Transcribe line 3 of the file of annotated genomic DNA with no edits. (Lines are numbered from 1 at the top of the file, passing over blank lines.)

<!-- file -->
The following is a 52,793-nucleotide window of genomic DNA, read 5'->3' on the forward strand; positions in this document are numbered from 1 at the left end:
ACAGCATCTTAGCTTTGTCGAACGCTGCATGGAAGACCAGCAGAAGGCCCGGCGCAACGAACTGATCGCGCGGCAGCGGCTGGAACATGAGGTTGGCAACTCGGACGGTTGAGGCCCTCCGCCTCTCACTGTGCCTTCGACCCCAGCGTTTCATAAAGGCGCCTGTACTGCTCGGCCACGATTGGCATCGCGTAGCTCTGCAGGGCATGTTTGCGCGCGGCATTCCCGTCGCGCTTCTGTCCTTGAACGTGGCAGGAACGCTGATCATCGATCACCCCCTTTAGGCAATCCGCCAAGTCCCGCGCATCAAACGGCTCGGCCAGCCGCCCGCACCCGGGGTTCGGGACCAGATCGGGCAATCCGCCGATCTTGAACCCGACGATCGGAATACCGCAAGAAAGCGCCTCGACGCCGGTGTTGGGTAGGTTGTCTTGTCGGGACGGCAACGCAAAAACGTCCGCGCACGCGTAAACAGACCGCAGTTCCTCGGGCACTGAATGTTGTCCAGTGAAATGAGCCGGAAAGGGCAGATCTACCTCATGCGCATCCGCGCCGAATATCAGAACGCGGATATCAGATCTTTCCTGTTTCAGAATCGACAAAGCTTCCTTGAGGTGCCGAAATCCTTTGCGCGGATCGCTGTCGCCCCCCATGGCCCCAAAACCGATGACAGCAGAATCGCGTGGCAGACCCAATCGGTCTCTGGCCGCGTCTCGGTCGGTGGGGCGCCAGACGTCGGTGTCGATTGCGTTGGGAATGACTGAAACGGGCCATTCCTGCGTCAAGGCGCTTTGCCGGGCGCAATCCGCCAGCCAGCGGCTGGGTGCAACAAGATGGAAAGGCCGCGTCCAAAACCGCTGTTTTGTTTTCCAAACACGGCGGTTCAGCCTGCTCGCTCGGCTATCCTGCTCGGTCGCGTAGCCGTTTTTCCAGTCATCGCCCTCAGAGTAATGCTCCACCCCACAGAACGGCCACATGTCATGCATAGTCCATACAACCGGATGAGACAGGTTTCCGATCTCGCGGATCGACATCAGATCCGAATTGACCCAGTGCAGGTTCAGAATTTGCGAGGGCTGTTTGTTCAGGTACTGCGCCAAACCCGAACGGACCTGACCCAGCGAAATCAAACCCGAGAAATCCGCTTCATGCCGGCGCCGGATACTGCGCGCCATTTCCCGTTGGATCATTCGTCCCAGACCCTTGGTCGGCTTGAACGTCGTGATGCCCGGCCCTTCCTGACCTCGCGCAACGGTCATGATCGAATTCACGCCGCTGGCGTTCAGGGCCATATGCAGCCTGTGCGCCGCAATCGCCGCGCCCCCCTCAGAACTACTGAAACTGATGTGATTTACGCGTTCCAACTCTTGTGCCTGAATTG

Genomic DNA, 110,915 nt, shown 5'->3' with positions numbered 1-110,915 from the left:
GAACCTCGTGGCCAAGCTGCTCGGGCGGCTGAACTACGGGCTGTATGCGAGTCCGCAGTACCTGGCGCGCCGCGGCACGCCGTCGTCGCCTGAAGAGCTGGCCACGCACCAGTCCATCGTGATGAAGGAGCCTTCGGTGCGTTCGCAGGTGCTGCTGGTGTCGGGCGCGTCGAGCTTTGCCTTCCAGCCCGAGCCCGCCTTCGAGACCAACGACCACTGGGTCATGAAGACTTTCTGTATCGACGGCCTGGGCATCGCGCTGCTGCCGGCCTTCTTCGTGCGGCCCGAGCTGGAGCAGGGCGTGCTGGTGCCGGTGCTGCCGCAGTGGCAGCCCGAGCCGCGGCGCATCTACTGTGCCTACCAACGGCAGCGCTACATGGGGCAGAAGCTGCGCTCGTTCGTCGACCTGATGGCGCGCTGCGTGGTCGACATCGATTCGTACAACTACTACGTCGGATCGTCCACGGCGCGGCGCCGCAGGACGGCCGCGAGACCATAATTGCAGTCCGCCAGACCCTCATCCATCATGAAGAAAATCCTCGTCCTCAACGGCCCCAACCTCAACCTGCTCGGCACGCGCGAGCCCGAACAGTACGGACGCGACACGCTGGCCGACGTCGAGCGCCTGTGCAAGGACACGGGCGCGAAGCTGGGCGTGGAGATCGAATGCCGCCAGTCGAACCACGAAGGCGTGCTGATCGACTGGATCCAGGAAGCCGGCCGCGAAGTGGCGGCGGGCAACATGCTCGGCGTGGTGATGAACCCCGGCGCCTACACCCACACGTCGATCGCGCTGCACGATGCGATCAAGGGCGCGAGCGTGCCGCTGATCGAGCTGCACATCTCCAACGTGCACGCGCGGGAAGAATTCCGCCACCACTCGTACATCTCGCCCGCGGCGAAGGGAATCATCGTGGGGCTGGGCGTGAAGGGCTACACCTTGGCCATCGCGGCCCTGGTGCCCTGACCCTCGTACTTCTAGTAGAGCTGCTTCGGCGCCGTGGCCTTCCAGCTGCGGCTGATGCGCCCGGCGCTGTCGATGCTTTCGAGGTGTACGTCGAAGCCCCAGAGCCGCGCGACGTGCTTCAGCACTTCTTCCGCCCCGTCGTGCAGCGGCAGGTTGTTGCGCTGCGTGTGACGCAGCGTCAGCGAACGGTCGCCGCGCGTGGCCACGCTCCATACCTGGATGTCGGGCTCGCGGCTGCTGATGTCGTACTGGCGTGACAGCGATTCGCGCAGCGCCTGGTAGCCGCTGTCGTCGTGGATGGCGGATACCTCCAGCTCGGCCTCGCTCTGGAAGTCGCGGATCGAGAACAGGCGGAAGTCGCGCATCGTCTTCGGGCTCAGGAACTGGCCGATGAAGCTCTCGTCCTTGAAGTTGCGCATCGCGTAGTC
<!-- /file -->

Genomic DNA, 110,915 nt, shown 5'->3' with positions numbered 1-110,915 from the left: